So, is there any hope for great original blockbusters in the near future? Is Hollywood so caught up in risk and marketability that a glimpse of one of these might be as rare as a sasquatch sighting? Should I just be happy with those great adaptations and updates that come our way- just put up or shut up? Chime in and throw in your two cents!


  1. I think you may have answered your own question. Great achievements or at least good ideas come along every decade or so. But I think we're only looking at the blockbusters. Matrix was a good idea, and I'm sure it did really well at the box office, and I know people came out saying, "I've never seen anything like that before," but looking back at it, was it a great film? The acting was tepid, the story was typical cyber-punk, the special effects were average. It was the presentation, the cinematography, the candy coated spoon feeding that got us. The creators weren't afraid of the scope, they didn't let things like grandeur stop them.

    Spielberg did the same thing. Kubrick did the same thing. Welles and Kurosaw and Copolla did the same thing.

    The Lord of the Rings trilogy is still recent enough that I don't think we'll see something that grand and well handled for another couple years. Pixar tries really hard, but in the end they make movies for children and can only be so profound.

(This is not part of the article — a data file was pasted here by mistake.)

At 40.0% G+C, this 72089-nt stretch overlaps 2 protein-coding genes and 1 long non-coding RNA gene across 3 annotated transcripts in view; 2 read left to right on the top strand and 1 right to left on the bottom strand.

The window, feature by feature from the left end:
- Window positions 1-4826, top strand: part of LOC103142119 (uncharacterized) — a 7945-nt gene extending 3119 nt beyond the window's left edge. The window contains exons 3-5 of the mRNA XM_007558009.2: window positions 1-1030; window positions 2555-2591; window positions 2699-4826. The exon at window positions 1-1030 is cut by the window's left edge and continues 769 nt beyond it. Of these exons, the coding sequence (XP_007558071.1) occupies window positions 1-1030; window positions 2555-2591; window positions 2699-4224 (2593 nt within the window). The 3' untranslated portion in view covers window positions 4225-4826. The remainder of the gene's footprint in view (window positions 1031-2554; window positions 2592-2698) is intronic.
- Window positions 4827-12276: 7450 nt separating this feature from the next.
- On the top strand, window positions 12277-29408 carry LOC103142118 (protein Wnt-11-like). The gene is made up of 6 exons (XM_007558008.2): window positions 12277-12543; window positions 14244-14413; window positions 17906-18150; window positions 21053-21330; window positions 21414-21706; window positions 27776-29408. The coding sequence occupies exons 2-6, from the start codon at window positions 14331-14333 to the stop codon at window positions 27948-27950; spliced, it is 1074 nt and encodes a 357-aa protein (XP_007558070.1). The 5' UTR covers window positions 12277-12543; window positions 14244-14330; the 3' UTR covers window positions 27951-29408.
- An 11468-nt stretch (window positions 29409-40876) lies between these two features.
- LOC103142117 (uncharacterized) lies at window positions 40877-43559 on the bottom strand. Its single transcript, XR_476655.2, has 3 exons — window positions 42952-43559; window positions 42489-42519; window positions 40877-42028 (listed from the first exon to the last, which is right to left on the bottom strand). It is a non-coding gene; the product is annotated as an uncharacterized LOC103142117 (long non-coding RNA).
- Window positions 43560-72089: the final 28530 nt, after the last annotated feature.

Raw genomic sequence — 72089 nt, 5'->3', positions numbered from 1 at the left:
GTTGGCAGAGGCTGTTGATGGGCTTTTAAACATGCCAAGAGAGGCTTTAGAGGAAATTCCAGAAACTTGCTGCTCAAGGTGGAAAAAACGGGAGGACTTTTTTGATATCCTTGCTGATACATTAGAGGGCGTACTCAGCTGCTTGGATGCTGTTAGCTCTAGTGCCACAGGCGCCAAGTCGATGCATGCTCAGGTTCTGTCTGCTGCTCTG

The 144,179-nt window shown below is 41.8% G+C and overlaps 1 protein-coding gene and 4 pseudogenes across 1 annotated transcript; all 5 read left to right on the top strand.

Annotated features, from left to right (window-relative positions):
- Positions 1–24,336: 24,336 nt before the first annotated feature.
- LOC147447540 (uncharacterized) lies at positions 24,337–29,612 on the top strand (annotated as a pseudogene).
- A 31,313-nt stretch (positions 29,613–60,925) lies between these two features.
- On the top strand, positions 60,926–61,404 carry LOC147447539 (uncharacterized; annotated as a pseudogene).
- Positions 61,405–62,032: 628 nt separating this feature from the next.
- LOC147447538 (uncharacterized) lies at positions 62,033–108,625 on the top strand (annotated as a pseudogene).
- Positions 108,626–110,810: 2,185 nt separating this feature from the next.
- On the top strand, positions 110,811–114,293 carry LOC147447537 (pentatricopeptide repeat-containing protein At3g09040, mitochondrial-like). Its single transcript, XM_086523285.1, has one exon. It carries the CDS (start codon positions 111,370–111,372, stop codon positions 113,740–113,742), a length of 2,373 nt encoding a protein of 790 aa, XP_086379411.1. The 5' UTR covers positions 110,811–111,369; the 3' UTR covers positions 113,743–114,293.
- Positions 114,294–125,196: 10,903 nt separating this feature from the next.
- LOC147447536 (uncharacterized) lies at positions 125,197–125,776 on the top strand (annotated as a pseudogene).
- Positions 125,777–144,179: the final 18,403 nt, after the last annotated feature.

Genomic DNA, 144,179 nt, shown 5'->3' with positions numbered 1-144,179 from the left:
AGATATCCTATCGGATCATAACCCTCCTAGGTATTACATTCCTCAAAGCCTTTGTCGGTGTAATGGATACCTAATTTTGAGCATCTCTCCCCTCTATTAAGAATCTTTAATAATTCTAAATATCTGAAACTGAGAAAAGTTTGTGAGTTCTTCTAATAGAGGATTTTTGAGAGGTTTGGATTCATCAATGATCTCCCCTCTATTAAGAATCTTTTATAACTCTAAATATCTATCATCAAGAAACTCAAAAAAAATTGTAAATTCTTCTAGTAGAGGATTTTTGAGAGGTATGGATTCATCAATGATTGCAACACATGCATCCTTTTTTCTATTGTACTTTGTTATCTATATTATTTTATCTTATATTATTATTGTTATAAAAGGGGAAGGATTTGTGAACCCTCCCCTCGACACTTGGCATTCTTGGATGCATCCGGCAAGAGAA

But we also have to look at non-blockbuster movies. Even in adaptations there are decent movies, but most of those are books. Shawshank Redemption, Brokeback Mountain, Lolita, Clockwork Orange, Schindler's List. All critically acclaimed, none really a box office smash.

    Now, with that in mind, there have been some good film remakes too, and not all of them either critically acclaimed or major hits, but better than the original; Ocean's 11, The Fly, Dirty Rotten Scoundrels, Little Shop of Horrors. Not great movies maybe, but not as bad as the idea of Charlie's Angels.

    I also here tell there's the boy named Harry Potter that's been something of a success.

    Will Clash of the Titans and Thundercats flop? You bet. They only way they'd have a chance at being a decent film is to completely abandon what made them successful movies or shows in the 80's, utter and complete improbability and camp. These aren't the 70's or 80's any more, these are the Oughts. People are smarter. Even shows like that wouldn't fly now, but there's one thing we always forget.

    There are no new ideas, just new ways to present them.

    I'm kind of looking forward to Bionic Woman, personally. It looks like they'll handle it seriously, which is the best way to handle anything any time you remake it.

  2. I love a good movie, whether it be an adaptation or a remake or a completely original work. What bothers me about this trend is that it indicates an inability (or unwillingness?) to create great, completely new blockbusters.

    The second thing about this that bothers me is that it seems to be overly commercially driven, pushed by bean counters instead of people with an ounce of vision. That's my beef with the industry.

    Untapped talent exists out there; great new stories are waiting to be told. But unless they carry a pricetag of $50M or less, forget about ever seeing them except once in a blue moon.

    Again, I love any good film. In fact, most of the great films we are seeing lately are adaptations and updates. I just worry about Hollywood beating the same stories and characters to death, sucking them dry of all profitability and potential, and then leaving us to mourn the loss of some things that should not have been toyed with.